2) in any path, an individual can be counted only once
3) every path must have one and only one ancestor
The inbreeding coefficient for a population can be estimated from the
observed and expected genotype frequencies. As the inbreeding
coefficient increases the heterozygosity (proportion of heterozygotes)
decreases. We can use this to estimate the inbreeding coefficient for a
population. The formula is
Ho - Hf
F = ------------
where Ho is the expected frequency of heterozygotes, which is given by
2*p*q and Hf is the observed frequency of heterozygotes. Note that as
the observed frequency of heterozygotes (Hf) decreases, the
ratio approaches 1.0.
Picture a mutation as A ----> a
The forward mutation rate is u, while the backward mutation rate is v (figure 23.8).
A -----> a
pn is the frequency of A in generation n
qn is the frequency of a in generation n
qn+1 is the frequency of a in generation n+1 (the next generation)
qn+1 = qn + u*pn - v*qn where
u*pn = forward mutation rate times the frequency of A, and
v*qn = backward mutation rate times the frequency of a
delta q = qn+1 - qn
= u*pn - v*qn
Forward mutation rates are on the order of 1 x 10-5 and backward
mutation rates are usually 10 to 100 times slower.
delta q = (1 x 10-5)(pn) - (1 x 10-7)(qn)
The change in allelic frequency from one generation to the next is very
Setting delta q equal to zero and solving for qn yields qhat, which is the value of q when the population reaches equilibrium.
u*pn = v*qn pn = 1 - qn
u - u*qn = v*qn
u = u*qn + v*qn
qn = u/u+v
Given no perturbation into the system, p and q will eventually reach an
equilibrium that is determined by the two mutational rates.
qhat = u/(u+v) phat = v/(u+v)
As u gets larger the equilibrium shifts to higher frequencies of a. If
u = v, then forward and backward mutation rates are the same, and
qhat = phat = 0.5. However, to significantly change allelic frequencies due to mutational
pressure, or for a population to reach equilibrium, requires thousands
Assume two populations, both having alleles A and a at the A locus
p1 = f(A) in population 1 q1 = f(a) in population 1
p2 = f(A) in population 2 q2 = f(a) in population 1
Assume that members of population 2 migrate to population 1, such that
now migrants make up m proportion of the next generation population,
and natives make up 1-m frequency of the next generation (figure 23.10).
The frequency of a, qc, will be a weighted average
qc = m*q2 + (1-m)q1 with m*q2 being
migrants and (1-m)q1 being natives.
qc = q1 + m(q2 - q1)
delta q = qc - q1
delta q = m(q2 - q1)
The equilibrium value of q will be reached whenever
a) migration stops
b) or the allelic frequency of both populations becomes the same.
These equations can be used to estimate gene flow from one population
to the next, like from White U.S. populations to Black U.S.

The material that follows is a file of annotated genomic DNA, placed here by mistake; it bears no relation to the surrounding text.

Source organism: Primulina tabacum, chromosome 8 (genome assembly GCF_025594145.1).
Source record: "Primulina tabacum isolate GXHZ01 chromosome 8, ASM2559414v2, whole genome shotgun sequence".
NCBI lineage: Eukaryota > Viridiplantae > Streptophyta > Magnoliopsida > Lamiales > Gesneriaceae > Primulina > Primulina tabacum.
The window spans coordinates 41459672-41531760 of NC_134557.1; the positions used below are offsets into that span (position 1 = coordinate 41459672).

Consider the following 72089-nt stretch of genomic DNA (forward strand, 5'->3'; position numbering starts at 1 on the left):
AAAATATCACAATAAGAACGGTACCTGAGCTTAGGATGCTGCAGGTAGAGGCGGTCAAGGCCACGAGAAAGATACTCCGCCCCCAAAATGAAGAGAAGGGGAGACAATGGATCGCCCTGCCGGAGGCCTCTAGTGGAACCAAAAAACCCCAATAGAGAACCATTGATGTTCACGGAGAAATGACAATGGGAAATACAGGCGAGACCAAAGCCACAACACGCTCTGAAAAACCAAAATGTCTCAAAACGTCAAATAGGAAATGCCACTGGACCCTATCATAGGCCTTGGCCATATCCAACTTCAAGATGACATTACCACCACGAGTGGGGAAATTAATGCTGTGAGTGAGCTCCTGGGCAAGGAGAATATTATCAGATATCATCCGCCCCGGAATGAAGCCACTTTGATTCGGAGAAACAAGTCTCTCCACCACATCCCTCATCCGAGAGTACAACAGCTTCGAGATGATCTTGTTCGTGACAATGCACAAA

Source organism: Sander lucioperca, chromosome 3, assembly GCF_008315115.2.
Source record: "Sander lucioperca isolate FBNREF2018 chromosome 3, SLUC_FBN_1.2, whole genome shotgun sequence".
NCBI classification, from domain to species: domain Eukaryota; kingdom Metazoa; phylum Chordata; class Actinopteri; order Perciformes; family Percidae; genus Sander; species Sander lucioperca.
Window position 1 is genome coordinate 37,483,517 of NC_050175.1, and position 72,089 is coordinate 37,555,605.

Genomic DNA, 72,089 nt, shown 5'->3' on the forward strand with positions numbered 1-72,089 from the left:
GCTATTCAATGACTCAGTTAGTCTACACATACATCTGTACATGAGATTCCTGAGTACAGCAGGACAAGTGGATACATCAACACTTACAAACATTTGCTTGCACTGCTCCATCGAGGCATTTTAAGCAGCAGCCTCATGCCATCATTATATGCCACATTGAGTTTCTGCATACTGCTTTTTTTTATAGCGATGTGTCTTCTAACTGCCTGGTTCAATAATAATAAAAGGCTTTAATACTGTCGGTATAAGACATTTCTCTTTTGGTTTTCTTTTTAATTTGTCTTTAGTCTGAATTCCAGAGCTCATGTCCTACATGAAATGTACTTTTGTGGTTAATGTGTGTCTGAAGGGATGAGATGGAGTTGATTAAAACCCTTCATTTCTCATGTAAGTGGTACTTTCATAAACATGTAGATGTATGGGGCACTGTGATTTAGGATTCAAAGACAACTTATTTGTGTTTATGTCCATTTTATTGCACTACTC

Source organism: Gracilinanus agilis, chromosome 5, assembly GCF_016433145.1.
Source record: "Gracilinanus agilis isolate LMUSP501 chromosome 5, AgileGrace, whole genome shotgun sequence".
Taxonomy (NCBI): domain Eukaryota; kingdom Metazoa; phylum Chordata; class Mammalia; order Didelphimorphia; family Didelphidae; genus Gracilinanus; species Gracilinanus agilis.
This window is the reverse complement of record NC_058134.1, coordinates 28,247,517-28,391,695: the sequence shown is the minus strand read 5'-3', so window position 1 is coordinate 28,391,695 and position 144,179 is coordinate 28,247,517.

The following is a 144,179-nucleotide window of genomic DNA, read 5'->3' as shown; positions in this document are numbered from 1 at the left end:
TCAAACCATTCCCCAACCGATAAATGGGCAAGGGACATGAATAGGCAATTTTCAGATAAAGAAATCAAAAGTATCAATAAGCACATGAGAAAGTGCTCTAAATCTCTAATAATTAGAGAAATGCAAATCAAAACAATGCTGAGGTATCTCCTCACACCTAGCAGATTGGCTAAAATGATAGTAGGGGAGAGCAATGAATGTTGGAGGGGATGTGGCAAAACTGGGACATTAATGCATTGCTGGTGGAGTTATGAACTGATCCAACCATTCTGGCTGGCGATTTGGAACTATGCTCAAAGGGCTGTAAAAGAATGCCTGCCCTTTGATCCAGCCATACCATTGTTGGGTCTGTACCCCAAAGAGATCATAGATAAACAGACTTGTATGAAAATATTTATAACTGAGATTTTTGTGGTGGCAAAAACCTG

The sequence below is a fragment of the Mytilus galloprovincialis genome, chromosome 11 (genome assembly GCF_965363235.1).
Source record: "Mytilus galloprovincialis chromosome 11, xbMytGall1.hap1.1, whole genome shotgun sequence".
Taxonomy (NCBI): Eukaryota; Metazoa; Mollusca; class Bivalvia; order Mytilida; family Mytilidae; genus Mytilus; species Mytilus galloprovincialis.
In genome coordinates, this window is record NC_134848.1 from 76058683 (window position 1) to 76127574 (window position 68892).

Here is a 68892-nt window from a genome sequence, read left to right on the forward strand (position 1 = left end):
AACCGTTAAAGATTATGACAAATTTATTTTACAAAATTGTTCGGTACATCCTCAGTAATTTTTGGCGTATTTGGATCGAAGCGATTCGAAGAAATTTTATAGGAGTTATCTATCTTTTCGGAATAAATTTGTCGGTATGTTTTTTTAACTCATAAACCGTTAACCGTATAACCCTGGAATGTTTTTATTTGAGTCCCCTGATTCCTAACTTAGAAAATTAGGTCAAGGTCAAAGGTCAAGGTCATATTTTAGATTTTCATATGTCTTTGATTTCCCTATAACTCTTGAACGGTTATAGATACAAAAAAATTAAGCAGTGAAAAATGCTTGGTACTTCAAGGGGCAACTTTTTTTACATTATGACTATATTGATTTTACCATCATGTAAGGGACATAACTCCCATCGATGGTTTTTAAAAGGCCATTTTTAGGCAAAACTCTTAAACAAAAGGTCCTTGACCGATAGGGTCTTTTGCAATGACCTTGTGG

For example, at the Duffy blood group, Europeans (the source of the U.S.
White population) have either allele Fya,or Fyb.
In West Africa (the source of U.S. Black populations) the Fyo allele
is essentially one hundred percent. By measuring the frequency of Fya or Fyb
in U.S. Black populations, we can estimate the rate of gene flow from the
White population to the Black population.
Allelic frequency of Fya in various populations
Source of Black population (native population)
Ghana .01 q1
U.S. Black population (conglomerate population)
Charleston, S.C. .02
rural Georgia .04
Detroit .13 qc
Source of White population (migrant population)
Western Europe .42 q2
solve the equation for m (proportion of migrants), which will give the
total extent of migration from the white population to the black population
qc - q1
m = ---------
q2 - q1
0.13 - 0.01 0.12
m = ----------- = ---- = .29
0.42 - 0.01 0.41
These data indicate that about 29% of the alleles in the U.S. Black
population are the result of marriages and subsequent gene flow with the
Small population size
The zygotes of every generation are a sample of gametes from the parent
generation. Errors in sampling gametes from a small parental
population cause the allelic frequencies to fluctuate from generation
to generation. This process is called random genetic drift.
As the allele frequency fluctuates from generation to generation, the
possibility exists that it might fluctuate to either 0 or 1.0, in which
case, all individuals are homozygous and no further changes in allelic
frequency can occur unless mutation or migration reintroduces the lost
By using computer simulations based upon sampling theory and random
processes, we can track allelic frequency in 100 populations
simultaneously for different population sizes. (figure 23.11)
Between N and 2N generations, the curve flattens out and populations
are lost to fixiation at a constant rate of about 1/2N per generation.